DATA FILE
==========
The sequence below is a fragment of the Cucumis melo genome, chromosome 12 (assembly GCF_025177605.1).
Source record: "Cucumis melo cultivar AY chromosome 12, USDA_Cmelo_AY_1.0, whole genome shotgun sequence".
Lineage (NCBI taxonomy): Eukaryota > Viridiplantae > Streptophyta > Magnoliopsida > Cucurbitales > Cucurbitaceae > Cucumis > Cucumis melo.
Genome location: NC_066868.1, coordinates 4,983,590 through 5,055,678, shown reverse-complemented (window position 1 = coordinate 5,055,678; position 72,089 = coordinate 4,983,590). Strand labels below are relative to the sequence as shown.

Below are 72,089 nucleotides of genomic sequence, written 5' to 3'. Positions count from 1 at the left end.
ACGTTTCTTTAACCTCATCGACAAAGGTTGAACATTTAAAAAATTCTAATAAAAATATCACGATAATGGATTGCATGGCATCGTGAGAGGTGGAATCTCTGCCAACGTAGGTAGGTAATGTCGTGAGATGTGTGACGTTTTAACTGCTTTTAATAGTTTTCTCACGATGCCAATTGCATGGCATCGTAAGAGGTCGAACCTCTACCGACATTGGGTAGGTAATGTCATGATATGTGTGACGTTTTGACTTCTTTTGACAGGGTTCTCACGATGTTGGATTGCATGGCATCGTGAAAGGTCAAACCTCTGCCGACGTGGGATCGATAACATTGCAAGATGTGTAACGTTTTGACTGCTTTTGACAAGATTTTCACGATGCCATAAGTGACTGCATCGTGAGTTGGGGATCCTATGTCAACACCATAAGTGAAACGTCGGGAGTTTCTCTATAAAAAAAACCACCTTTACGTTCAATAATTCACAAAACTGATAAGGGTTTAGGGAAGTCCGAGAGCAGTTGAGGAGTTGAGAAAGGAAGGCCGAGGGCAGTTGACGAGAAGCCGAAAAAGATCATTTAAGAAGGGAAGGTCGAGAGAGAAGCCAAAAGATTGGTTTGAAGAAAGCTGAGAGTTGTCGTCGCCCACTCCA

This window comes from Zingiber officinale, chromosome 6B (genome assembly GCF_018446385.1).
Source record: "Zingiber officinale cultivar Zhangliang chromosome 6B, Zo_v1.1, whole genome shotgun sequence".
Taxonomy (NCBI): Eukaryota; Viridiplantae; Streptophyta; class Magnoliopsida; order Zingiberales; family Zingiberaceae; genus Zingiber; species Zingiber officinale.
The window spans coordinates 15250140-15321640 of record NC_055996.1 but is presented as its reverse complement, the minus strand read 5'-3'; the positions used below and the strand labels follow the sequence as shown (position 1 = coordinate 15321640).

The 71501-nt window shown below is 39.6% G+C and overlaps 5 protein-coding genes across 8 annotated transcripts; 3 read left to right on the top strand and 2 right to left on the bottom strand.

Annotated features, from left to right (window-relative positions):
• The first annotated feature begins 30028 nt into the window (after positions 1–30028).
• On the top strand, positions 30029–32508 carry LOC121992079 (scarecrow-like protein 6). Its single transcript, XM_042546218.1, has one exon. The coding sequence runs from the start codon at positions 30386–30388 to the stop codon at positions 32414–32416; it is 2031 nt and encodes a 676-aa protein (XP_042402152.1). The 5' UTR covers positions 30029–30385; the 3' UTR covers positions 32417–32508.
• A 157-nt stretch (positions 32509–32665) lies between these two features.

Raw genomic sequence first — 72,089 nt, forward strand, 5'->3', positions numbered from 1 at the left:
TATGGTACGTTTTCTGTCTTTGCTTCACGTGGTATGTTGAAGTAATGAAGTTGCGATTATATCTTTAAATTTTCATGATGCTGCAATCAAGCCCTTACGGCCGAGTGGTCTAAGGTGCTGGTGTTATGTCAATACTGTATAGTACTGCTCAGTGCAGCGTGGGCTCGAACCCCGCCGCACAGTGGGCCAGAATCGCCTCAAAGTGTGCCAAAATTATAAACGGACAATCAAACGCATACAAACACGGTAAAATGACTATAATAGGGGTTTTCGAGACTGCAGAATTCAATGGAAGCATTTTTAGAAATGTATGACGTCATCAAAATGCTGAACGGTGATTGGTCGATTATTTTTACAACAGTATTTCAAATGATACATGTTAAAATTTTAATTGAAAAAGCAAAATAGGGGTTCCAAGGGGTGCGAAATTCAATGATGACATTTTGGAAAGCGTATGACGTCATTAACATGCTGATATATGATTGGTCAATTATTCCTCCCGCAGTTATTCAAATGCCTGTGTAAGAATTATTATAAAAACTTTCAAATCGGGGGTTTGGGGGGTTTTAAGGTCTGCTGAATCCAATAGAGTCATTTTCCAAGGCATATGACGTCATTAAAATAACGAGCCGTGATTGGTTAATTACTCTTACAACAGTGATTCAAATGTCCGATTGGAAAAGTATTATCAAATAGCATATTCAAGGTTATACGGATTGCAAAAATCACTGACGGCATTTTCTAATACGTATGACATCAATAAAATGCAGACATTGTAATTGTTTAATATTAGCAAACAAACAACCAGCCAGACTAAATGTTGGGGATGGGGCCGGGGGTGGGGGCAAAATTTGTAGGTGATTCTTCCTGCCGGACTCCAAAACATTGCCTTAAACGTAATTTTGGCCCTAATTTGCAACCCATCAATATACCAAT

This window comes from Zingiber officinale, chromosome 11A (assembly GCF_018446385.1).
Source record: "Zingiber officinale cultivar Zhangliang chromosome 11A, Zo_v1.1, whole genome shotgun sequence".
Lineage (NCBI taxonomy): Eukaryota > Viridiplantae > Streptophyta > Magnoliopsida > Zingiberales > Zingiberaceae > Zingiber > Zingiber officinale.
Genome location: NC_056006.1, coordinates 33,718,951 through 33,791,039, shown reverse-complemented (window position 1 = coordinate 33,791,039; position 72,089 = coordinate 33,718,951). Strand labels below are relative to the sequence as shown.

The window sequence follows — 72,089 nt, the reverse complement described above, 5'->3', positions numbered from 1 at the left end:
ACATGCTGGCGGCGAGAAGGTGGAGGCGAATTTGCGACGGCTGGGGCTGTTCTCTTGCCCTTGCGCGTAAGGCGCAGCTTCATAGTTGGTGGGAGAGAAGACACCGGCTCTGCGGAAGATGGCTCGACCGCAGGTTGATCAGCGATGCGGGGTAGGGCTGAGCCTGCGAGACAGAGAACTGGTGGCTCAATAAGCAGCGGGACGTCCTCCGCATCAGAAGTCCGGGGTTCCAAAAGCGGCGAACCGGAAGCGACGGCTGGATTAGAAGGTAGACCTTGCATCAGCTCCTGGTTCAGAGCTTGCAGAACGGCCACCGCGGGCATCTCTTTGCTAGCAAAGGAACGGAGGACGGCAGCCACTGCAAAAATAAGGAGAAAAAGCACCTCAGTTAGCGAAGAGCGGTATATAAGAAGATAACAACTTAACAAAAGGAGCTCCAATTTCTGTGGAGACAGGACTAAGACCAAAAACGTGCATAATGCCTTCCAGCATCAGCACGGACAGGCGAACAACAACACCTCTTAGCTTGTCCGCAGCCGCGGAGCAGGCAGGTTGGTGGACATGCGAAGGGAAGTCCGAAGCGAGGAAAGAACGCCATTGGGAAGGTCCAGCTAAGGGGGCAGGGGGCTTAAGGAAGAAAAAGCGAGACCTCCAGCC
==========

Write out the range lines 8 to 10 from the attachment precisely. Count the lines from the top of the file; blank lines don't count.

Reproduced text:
Source record: "Zingiber officinale cultivar Zhangliang chromosome 6B, Zo_v1.1, whole genome shotgun sequence".
Taxonomy (NCBI): Eukaryota; Viridiplantae; Streptophyta; class Magnoliopsida; order Zingiberales; family Zingiberaceae; genus Zingiber; species Zingiber officinale.
The window spans coordinates 15250140-15321640 of record NC_055996.1 but is presented as its reverse complement, the minus strand read 5'-3'; the positions used below and the strand labels follow the sequence as shown (position 1 = coordinate 15321640).